When Beth Terry saw a photo of an albatross with a rib cage full of trash, she decided to give up plastic. Today, Terry might just be the world's foremost expert on how to live without the stuff. And that's no easy task. Think about all the nooks and crannies of our lives that plastic has made its way into: food packaging, clothing, the protective box your favorite gadgets come in, even facial scrubs. And while there are all kinds of reasons to hate plastic, for Beth Terry, it's an issue of justice. "The more I learn about plastic, the more I realize that it's those most vulnerable on the planet -- whether it's animals or babies or poor people -- who are affected the most," she says.

Terry’s new book Plastic Free: How I Kicked the Plastic Habit and How You Can Too is published without plastic, all the way down to the glue. (If you're going to shop for it online, check out her website first to learn about buying from a place that has committed to shipping it without plastic.) We talked with Terry recently about plastic-free living, why the proposed alternatives to bisphenol A (BPA) might be worse, and the connection between cutting out plastic and building a local economy.

Read more: Food, Green Home

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Critical List: Canada will fall short of emissions goal; people hate smart meters

Props to Canada for setting an actual carbon emissions goal. Too bad there's almost no way they're going to meet it.

The World Bank is pushing countries to put a monetary value on the resources their ecosystems provide.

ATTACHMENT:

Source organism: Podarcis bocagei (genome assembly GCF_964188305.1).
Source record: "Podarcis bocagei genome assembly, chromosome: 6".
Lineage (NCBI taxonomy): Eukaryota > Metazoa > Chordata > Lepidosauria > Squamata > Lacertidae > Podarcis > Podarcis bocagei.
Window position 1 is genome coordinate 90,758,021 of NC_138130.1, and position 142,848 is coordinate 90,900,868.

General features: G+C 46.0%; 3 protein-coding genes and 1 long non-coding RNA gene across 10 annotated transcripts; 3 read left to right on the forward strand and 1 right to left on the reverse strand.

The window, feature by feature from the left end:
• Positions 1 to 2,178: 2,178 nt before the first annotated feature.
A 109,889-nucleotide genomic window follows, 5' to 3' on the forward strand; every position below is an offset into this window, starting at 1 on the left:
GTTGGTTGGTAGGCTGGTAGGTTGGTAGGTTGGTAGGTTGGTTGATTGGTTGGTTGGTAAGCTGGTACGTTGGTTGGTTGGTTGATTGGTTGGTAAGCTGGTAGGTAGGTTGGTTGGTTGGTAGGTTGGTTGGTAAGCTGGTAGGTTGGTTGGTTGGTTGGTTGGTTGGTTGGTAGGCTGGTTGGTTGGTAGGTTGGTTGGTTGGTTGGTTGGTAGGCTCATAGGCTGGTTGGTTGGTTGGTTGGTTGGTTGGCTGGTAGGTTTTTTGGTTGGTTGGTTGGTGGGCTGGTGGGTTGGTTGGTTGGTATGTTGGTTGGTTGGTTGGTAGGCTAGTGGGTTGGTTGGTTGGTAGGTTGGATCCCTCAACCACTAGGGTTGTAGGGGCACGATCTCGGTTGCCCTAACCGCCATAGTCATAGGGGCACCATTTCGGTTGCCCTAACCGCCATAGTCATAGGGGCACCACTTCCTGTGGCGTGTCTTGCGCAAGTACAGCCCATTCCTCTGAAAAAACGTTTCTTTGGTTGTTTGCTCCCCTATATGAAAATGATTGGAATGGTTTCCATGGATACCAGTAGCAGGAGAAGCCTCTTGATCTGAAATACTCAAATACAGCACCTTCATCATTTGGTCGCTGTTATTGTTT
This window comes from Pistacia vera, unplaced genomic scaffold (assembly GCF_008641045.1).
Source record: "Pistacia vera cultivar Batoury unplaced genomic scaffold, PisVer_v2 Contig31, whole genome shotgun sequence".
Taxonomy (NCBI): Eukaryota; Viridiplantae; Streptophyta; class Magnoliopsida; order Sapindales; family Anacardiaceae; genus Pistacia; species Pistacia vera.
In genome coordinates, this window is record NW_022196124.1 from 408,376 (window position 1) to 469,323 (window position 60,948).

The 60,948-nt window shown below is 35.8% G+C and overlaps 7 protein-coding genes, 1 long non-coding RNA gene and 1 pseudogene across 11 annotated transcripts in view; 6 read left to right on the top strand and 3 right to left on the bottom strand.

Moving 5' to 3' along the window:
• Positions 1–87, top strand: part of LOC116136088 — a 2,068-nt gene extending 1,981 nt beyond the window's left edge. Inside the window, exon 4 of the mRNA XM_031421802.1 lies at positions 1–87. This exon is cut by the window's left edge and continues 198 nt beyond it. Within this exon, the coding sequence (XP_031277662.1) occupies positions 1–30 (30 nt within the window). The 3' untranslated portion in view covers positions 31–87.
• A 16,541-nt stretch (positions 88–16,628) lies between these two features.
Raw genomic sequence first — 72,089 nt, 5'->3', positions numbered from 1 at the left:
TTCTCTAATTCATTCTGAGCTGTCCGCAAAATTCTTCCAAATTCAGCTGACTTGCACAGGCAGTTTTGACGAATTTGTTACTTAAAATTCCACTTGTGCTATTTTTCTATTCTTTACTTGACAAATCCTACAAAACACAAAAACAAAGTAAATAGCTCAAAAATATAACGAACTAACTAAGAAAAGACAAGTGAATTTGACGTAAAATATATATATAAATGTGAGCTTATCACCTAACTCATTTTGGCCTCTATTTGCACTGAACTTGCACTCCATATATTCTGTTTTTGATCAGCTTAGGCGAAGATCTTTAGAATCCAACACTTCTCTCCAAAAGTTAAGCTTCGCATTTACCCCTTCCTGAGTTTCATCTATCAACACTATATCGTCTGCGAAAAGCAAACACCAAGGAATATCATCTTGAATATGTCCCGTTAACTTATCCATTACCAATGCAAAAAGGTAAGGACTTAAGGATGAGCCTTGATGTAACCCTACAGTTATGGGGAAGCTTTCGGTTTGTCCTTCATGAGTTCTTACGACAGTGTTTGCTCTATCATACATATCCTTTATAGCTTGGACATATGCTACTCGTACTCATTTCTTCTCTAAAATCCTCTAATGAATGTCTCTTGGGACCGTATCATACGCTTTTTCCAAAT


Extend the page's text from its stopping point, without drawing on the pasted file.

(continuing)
A new study shows that monkeys who were exposed to BPA in utero developed unusually dense mammary tissue -- in humans, a risk for breast cancer.

Those dead pelicans that washed up on the shores of Peru likely starved to death.

Read more: Uncategorized

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FDA on BPA: We need more time to think

Photo by Nerissa's Ring.

This week was packed with incriminating evidence linking the endocrine disruptor bisphenol A (BPA) to an array of health risks. As we reported last week, a new study found regular, low-dose exposure to BPA might be far more dangerous than previously believed. Meanwhile, a University of Missouri report added to the growing pile of evidence that fetal exposure to the chemical can increase one’s likelihood of obesity, while a UK-based nonprofit organization, CHEM Trust, released a report [PDF] that includes BPA with a whole list of chemicals it calls “environmental obesogens” and diabetogens, along with persistent organic pollutants (POPs), arsenic, flame retardants, and phlalates.

As it turns out, this avalanche of bad news about BPA was not a coincidence.  You see, last December, a federal judge ruled that the Food and Drug Administration (FDA) had been putting off responding to a 2008 petition by the Natural Resources Defense Council (NRDC) to ban the plastic additive in food packaging for too long, and they had to respond by the end of March. So, in a move that won’t surprise anyone who watches the agency regularly, the FDA waited until the last Friday of the month to do so.

Read more: Food, Green Home, Living

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Critical List: Pesticides are killing bees; North Sea gas leak only sort of dangerous

Pesticides are killing honeybees and bumblebees, two new studies show.

A chemist who reviewed the results of the EPA’s water testing in Dimock, Pa., says the levels of methane they found were dangerously high, despite the EPA’s statements that the water was safe.

The FDA has to decide by this weekend whether BPA is safe.

The North Sea gas leak might not be as dangerous as it could have been.

The Obama administration cut a deal on approving offshore windfarms for the Great Lakes.